Mar 13, 2017Braced for Impact
This article first appeared in the March 2017 issue of Training & Conditioning.
Being surrounded by a campus of experts from a variety of fields is one benefit of working in college athletics. The sports medicine staff at the University of Georgia recently took advantage of this perk by partnering with the College of Engineering to develop a custom forearm brace for an injured football player.
During the offseason prior to the 2016 campaign, junior running back Sony Michel was involved in an ATV accident. Both bones in his forearm were broken, piercing through the skin. The fractures were plated, and a full recovery was expected.
When it came time for the season, however, Ron Courson, ATC, PT, NREMT-I, CSCS, Senior Associate Athletics Director and Director of Sports Medicine at Georgia, was worried about Michel using his forearm on the field. Courson wanted to find a way to protect the healing injury.
“[Sony’s] obviously in a collision sport and, being a running back, gets hit a lot,” Courson said in a video released by UGA Engineering and reported by DawgNation. “We were trying to think outside the box-the best way to make something that would be very strong and very light. So we actually partnered with the school of biomedical engineering. We took Sony over to their lab, and they … actually made a 3-D model exactly of his forearm. Then, we made a custom carbon fiber brace.”
The College of Engineering’s 3-D scanner is often used with small objects, which are moved within its field of view. In this case, the opposite approach was used, and the scanner was moved around Michel’s arm due to its size.
Creating the brace took about a week. To put it on before practices or games, athletic trainers first wrapped Michel’s arm with tape or pre-wrap. Then, the brace was slipped on like a cuff, and another layer of tape or pre-wrap was applied over it. The brace was designed with the inside of the forearm open so Michel could still feel the football when carrying it. The end product was stable but lightweight.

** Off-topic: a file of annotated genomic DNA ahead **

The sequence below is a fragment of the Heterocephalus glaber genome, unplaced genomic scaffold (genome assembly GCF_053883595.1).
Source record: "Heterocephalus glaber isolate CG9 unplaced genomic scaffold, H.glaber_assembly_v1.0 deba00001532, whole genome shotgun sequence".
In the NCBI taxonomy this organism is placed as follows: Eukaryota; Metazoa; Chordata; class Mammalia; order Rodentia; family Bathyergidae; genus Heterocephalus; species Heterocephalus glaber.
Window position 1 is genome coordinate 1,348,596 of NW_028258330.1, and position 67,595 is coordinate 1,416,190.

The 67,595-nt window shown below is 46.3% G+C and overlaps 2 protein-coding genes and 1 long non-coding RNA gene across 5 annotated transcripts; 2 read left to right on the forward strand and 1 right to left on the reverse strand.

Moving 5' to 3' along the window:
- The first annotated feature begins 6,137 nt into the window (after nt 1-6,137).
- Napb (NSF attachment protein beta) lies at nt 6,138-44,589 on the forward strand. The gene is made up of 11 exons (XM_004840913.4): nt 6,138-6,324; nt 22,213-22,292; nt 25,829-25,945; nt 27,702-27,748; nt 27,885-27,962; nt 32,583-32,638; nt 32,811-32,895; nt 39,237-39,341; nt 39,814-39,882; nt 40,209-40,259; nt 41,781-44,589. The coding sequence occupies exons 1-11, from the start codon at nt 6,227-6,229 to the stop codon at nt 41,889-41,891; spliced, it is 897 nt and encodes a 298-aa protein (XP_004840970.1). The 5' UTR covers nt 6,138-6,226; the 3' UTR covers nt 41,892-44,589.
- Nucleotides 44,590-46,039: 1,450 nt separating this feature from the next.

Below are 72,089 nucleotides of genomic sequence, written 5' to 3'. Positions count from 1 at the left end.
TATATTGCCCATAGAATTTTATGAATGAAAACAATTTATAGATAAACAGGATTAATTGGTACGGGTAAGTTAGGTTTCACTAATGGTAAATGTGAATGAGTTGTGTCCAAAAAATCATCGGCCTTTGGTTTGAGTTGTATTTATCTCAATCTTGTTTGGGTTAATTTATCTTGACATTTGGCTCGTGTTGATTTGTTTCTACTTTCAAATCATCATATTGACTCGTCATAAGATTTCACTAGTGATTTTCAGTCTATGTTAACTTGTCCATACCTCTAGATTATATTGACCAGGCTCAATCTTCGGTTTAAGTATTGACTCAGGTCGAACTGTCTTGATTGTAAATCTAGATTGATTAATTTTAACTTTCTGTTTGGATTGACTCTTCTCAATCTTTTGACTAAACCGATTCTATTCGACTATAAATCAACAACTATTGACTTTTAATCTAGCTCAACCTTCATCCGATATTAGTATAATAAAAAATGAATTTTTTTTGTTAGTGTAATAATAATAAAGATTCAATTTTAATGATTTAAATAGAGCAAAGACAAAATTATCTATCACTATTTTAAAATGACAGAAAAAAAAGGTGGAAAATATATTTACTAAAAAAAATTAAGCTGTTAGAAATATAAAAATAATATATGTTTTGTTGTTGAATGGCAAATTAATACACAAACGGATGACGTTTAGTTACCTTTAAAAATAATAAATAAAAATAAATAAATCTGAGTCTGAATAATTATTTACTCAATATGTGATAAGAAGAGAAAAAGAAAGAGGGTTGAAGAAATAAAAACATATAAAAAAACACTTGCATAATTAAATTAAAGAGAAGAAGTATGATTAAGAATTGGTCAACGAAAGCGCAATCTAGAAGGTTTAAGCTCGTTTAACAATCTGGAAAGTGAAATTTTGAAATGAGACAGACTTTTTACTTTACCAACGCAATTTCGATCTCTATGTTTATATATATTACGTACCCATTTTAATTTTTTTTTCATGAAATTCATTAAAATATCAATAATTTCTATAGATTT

On the field, the brace added security without being obtrusive. “It’s very light, very low profile,” said Courson. “I don’t think many people even realize [Sony] has it on, but it allows him to function and do the things he needs to do and be safe at the same time.”
Michel did not feel that the brace impacted his on-field performance at all. “When I’m out there, I don’t even realize that it’s on my wrist unless it kind of slips down, and I’ve just got to adjust it,” he said. “You know it’s kind of helping me go on, be more confident about my game, [and] go on out there using that arm.”
Wearing the brace, Michel rushed for 840 yards and four touchdowns in the 2016 season. Such a positive outcome from the collaboration with the College of Engineering may pave the way for future partnerships.
“One of the unique things about being on a college campus is many times you have so many resources, and you want to take advantage of them,” said Courson. “I think this was the first one, but I think there’s many things to come from it.”